Important Considerations for Your Initial Examination Document Request

In a perfect world, your preparation for a regulatory exam would begin no later than the first day your firm is open for business. Every adviser registered under Section 203 of the Investment Company Act of 1940 (the ’40 Act) is required to make and keep accurate books and records relating to its investment advisory business.

Getting an early start at establishing an organized system for managing and maintaining your document retention policy will not only help your firm adhere to a regulatory requirement, but also simplify the process when the federal or state regulators first knock on your door. While the regulators will generally provide you with an initial document request list before coming onsite for an exam, the regulators have been known to conduct exams without giving advance notice.

How the Process Begins

When applied to the U.S. Securities and Exchange Commission (“SEC”), the SEC will often provide an initial notification of an upcoming exam by referencing that it is conducting an examination of risk factors pursuant to Section 204 of the ’40 Act. If the exam notice is accompanied by an initial document request list or deficiency letter you will be given approximately one to two weeks to produce the requested books and records. If you didn’t receive advance notice, you will still be given a reasonable amount of time (usually 24 – 48 hours) to provide all requested information.

You’ll need to provide any requested documents promptly. Often, the examination period covers a span of approximately two years, so you will be requested to produce documents in place during that entire period. To efficiently process the material assembled for review, you may be asked to label the information so that it corresponds to the item number in the SEC’s request list and provide the requested information in electronic format.

What the SEC Wants to See

A voluntary document request related to an SEC exam usually includes, but is not limited to:

  • A copy of your compliance policies and procedures, as well as details about your risk assessment program and any risk assessment reports have been prepared thus far;
  • Your cybersecurity and business continuity plan;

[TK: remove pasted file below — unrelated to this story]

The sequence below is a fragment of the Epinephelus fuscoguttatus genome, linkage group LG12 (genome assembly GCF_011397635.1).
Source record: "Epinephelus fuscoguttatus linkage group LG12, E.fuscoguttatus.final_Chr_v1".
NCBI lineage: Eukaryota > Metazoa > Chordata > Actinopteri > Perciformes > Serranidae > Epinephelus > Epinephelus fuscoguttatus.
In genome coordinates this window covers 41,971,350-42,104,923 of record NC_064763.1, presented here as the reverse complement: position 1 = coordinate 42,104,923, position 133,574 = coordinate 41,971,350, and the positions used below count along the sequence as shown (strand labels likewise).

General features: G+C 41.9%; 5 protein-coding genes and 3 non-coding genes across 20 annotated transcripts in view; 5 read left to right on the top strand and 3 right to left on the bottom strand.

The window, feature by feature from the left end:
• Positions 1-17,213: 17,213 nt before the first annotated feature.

• A copy of your most recent financial statements;
  • Organizational diagrams of adviser and affiliates, detailing ownership, control relationships, and any changes in ownership; and/or
  • Any threatened or pending litigation, customer complaints or other issues that have occurred during the examination period.

The team at Jacko Law Group, PC (“JLG”) is seeing a considerable increase in the number of advisers undergoing regulatory exams; a trend likely to continue. Effective compliance programs with a strong Code of Ethics are diligent about keeping accurate books and records. It helps immeasurably to have everything in place when the SEC comes calling so you can focus on other aspects of the exam and not experience the nightmare of having to produce documents on the fly.

Your document retention policy should include maintaining complete files when dealing with employees and outside contractors. But you should not provide regulators with any more or any less information than they request. If you provide more information than requested, you might unnecessarily be opening the door for additional questions.

If you provide less information, you can expect a second request.

How to Improve Document Retention

Compliance departments that develop a clearly defined document retention policy can benefit in terms of cost effectiveness and peace of mind. It is far more expensive to look for documents from previous years than it is to maintain books records by following established policy. A well-executed document retention policy shows regulators your organization abides by state and federal compliance standards.

At JLG, we can greatly assist by conducting mock exams on a periodic basis to help your firm assess its document retention and overall readiness. To begin the process, we will provide your firm with a potential regulatory exam initial document request list, perform in-person interviews, and assess internal systems and controls. Most importantly, at the conclusion of our review, JLG will prepare a written report identifying areas where you firm lacks key information and/or may be vulnerable during a regulatory examination.

Such written report allows our team to take proactive steps by identifying areas of risk in order to enhance or create policies and procedures that effectively address and manage those risks on your behalf. Our attorneys and team of professionals will customize their reviews to evaluate all those aspects of your business that are subject to regulatory compliance.

As provided above, at the conclusion of the process, we provide our findings to your designated team members, which includes a list of key concerns, recommended actions, to advance compliance program efforts. Subsequently, JLG will work closely with you and your team members to develop a compliance calendar that prioritizes action items and includes a timeline for implementing enhanced controls. Contact us today to schedule a consultation.

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